Dmitri Mendeleev

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Dmitri Mendeleev
Dmitri Mendeleev in 1897
Dmitri Ivanovich Mendeleev

(1834-02-08)8 February 1834
Verkhnie Aremzyani, Tobolsk Governorate, Russian Empire
Died2 February 1907(1907-02-02) (aged 72)
Saint Petersburg, Russian Empire
Alma mater Saint Petersburg University
Known forFormulating the Periodic table of chemical elements
  • Feozva Nikitichna Leshcheva (1862–1871)
  • Anna Ivanovna Popova (1882)
Scientific career
Fields Chemistry, physics
Academic advisors Gustav Kirchhoff
Notable students
  • Dmitri Petrovich Konovalov
  • Valery Gemilian
  • Alexander Baykov[ citation needed ]
Mendelejew signature.jpg

Dmitri Ivanovich Mendeleev (often romanized as Mendeleyev or Mendeleef) (English: /ˌmɛndəlˈəf/ MEN-dəl-AY-əf; [2] Russian: Дмитрий Иванович Менделеев, [note 1] tr. Dmítriy Ivánovich Mendeléyev,IPA:  [ˈdmʲitrʲɪj ɪˈvanəvʲɪtɕ mʲɪnʲdʲɪˈlʲejɪf] ( Loudspeaker.svg listen ); 8 February 1834 2 February 1907 [ OS 27 January 1834 20 January 1907]) was a Russian chemist and inventor. He is best remembered for formulating the Periodic Law and creating a farsighted version of the periodic table of elements. He used the Periodic Law not only to correct the hypothesized properties[ clarification needed ] of some of the already discovered elements but also to predict the properties of eight elements that were yet to be discovered.

Romanization of Russian Romanization of the Russian alphabet

Romanization of Russian is the process of transliterating the Russian language from the Cyrillic script into the Latin script.

Chemistry scientific discipline

Chemistry is the scientific discipline involved with elements and compounds composed of atoms, molecules and ions: their composition, structure, properties, behavior and the changes they undergo during a reaction with other substances.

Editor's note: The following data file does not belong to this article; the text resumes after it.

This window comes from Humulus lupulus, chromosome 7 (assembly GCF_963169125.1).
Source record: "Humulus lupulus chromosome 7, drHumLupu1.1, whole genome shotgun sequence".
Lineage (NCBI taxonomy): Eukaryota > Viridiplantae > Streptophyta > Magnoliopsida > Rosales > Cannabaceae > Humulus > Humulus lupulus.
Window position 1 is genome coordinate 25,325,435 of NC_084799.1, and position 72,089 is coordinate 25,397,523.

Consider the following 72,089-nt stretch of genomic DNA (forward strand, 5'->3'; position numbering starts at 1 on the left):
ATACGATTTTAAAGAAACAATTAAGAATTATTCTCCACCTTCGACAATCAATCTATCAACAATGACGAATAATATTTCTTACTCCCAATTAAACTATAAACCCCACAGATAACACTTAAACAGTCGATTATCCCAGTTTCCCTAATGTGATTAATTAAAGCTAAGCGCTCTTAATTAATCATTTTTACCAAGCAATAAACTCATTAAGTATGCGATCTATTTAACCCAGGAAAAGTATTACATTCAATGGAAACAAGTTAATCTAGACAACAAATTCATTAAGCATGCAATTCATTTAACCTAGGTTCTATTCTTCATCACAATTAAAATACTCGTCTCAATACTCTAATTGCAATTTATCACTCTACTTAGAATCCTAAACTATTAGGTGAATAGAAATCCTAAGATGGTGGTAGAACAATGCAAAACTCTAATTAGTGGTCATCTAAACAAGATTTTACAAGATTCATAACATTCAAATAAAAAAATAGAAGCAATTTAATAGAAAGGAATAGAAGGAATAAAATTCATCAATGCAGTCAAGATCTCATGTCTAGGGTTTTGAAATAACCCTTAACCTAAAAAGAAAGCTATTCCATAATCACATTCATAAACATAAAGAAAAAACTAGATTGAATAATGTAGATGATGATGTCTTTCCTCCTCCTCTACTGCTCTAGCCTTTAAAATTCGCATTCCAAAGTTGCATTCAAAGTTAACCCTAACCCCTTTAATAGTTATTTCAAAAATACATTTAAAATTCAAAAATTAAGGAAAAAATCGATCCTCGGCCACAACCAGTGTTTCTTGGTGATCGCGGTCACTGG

Early life

Mendeleev was born in the village of Verkhnie Aremzyani, near Tobolsk in Siberia, to Ivan Pavlovich Mendeleev (1783–1847) and Maria Dmitrievna Mendeleeva (née Kornilieva) (1793–1850). [3] [4] Ivan worked as a school principal and a teacher of fine arts, politics and philosophy at the Tambov and Saratov gymnasiums. [5] Ivan's father, Pavel Maximovich Sokolov, was a Russian Orthodox priest from the Tver region. [6] As per the tradition of priests of that time, Pavel's children were given new family names while attending the theological seminary, [7] with Ivan getting the family name Mendeleev after the name of a local landlord. [8]

Tobolsk Town in Tyumen Oblast, Russia

Tobolsk is a town in Tyumen Oblast, Russia, located at the confluence of the Tobol and Irtysh Rivers. Founded in 1590, Tobolsk is the second oldest Russian settlement east of the Ural Mountains in Asian Russia, and is a historic capital of the Siberia region. Population: 99,694 (2010 Census); 92,880 (2002 Census); 94,143 (1989 Census).

Siberia Geographical region in Russia

Siberia is an extensive geographical region spanning much of Eurasia and North Asia. Siberia has historically been a part of modern Russia since the 17th century.

Tambov City in Tambov Oblast, Russia

Tambov is a city and the administrative center of Tambov Oblast, central Russia, located at the confluence of the Tsna and Studenets Rivers, about 480 kilometers (300 mi) south-southeast of Moscow. Population: 280,161 ; 293,658 ; 304,600 (1989 Census).